If I have faith in anything, it is my ability to find the buffet line. I get a perverse pleasure from buffets. I snagged Mister Tangible--one tall, lean, eating machine--for company, and drove out to Redmond Town Center, where we found the hot new Todai: "Mother of All Seafood Buffets."

An all-you-can-eat sushi bar? No problem. I piled my plate high with approximately 32 different kinds of mediocre sushi, prepared faster than step aerobics by an army of Latino sushi chefs. Seated smack in the middle of the dining room, I could keep one eye on the sushi machine (which spurted out 40 pats of sushi rice per minute) and the other eye on all the petite older Asian women delightedly swaggering to their tables with plates of snow crab legs. Bad strategy to eat all that rice-laden sushi right off--my stomach already felt strained, and I hadn't even visited the steam table, with its bacon-wrapped scallops, green mussels, and cheese-encrusted lobster.

For $22.95 (per person), I wasn't going to stop at one giant plate of sushi. We proceeded with diminishing joy through the hot food buffet, the Asian-inspired salad bar, and the udon and miso soup trough. The throb of speedy pop music, combined with nausea-inducing blue neon lighting, and the Tokyo airport/cafeteria ambience brought bile into my throat.

The serene old lady next to me steadily put away four platters of lobster, definitely getting her 20 percent off senior discount's worth. Inspired, we threw back some sake and weaved through the throngs of very un-gluttonous-looking seafood buffet lovers to the final nail in the coffin: a dessert buffet, resplendent with miniature cakes, cookies, AND made-to-order crepes.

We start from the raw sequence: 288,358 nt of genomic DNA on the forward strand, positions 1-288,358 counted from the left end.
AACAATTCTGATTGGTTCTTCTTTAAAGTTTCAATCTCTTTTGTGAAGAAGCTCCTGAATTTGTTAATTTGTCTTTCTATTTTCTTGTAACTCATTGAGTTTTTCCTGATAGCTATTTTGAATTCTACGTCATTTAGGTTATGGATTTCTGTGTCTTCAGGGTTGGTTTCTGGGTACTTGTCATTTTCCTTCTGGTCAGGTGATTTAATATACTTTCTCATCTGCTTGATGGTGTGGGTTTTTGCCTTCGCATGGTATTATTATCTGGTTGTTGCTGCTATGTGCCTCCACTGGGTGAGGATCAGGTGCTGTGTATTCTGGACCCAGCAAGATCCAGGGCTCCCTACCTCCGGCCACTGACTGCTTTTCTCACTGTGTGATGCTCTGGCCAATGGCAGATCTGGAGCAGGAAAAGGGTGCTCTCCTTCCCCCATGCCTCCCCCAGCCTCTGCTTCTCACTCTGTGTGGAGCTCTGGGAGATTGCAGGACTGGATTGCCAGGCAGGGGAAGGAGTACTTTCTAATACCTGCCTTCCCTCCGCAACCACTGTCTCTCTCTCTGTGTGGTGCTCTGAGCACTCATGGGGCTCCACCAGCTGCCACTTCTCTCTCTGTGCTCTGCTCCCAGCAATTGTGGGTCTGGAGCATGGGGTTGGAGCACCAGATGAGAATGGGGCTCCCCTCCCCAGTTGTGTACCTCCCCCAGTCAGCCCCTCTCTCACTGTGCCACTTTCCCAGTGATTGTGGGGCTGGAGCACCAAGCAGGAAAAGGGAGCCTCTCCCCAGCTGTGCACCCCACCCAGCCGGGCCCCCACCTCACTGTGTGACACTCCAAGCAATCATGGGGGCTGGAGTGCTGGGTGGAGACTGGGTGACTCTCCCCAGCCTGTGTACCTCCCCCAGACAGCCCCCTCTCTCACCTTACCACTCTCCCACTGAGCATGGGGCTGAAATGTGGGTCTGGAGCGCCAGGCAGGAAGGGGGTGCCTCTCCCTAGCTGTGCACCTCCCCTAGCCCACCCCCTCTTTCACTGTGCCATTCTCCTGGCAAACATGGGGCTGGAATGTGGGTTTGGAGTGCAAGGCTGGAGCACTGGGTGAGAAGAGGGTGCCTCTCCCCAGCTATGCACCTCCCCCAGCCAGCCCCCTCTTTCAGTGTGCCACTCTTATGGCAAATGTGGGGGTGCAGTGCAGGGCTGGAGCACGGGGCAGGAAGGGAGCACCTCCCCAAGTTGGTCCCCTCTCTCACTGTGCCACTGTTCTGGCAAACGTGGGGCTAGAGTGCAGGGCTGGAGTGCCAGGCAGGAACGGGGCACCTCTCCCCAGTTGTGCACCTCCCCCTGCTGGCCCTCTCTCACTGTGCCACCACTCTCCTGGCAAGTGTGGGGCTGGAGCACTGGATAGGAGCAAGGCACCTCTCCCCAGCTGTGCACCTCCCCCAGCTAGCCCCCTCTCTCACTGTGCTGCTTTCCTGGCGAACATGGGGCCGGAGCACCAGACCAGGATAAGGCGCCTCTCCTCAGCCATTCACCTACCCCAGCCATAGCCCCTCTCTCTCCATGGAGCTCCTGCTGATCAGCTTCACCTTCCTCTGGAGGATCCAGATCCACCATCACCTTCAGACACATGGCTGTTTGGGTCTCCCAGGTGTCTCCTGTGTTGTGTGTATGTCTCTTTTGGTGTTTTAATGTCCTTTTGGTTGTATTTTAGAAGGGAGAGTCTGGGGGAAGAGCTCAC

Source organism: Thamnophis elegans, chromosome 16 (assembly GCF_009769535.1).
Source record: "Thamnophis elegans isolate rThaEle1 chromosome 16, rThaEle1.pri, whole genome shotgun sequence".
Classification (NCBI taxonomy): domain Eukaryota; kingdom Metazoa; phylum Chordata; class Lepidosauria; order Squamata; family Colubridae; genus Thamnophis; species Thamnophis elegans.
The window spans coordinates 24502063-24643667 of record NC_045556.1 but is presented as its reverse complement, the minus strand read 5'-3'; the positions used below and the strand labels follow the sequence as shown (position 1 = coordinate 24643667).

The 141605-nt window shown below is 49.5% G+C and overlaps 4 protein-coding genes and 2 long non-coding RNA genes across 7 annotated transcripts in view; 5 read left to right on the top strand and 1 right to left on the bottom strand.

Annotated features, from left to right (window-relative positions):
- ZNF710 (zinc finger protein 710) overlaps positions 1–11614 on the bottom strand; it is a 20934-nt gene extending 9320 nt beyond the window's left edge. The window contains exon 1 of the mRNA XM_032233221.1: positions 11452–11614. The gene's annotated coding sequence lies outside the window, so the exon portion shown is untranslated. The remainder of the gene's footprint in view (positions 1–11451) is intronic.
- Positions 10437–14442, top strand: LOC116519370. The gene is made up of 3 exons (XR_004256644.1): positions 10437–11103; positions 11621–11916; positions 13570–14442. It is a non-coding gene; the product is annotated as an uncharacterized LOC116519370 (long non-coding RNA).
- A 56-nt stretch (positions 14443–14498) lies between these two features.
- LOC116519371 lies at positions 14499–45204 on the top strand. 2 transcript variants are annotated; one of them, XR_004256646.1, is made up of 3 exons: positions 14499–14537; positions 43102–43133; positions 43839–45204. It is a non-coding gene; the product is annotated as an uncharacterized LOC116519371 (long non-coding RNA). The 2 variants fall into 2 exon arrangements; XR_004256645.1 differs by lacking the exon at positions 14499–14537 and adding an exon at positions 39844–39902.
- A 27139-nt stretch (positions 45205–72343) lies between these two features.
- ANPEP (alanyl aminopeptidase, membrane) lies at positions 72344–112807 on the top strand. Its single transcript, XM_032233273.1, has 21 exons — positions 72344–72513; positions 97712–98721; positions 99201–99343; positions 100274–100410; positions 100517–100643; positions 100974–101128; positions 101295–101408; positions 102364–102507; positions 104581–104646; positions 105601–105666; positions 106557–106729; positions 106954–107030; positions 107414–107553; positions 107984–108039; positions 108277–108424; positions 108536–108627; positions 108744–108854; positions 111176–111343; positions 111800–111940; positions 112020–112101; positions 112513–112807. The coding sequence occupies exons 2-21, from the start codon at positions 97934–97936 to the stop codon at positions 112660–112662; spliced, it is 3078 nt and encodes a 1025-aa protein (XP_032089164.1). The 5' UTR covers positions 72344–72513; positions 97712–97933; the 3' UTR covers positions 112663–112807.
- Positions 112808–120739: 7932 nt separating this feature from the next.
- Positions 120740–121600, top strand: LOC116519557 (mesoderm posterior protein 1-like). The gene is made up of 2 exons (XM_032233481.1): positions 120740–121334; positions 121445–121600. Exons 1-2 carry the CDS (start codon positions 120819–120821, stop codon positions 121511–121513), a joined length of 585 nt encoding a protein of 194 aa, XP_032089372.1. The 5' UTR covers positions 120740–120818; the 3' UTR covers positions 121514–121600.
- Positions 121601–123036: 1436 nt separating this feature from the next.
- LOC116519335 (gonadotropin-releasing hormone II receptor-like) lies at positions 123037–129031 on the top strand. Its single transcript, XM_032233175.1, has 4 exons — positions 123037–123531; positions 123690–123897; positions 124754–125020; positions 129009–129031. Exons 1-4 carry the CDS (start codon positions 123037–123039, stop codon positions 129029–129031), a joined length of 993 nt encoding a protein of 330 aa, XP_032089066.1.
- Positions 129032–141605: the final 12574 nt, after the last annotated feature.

Halfway through one green-tea cake, I shot up out of my seat and staggered toward the door. I was paralyzed with stomach cramps. As I groaned, I recalled some awestruck British friends who once recounted their virgin American buffet encounters to me. The buffet is both our national monument and our consumer mecca: Those resplendent displays of abundance and choice are erected from economic arrogance and our near-religious devotion to the idea of unlimited consumer options. For my English friends, it was their most vivid impression of the States.


7548 164th Ave NE (Redmond Town Center), 425-376-1922. Mon-Thurs lunch 11:30 am-2:30 pm, dinner 5:30-9 pm; Fri-Sat 5:30-10 pm; Sun 5-9 pm.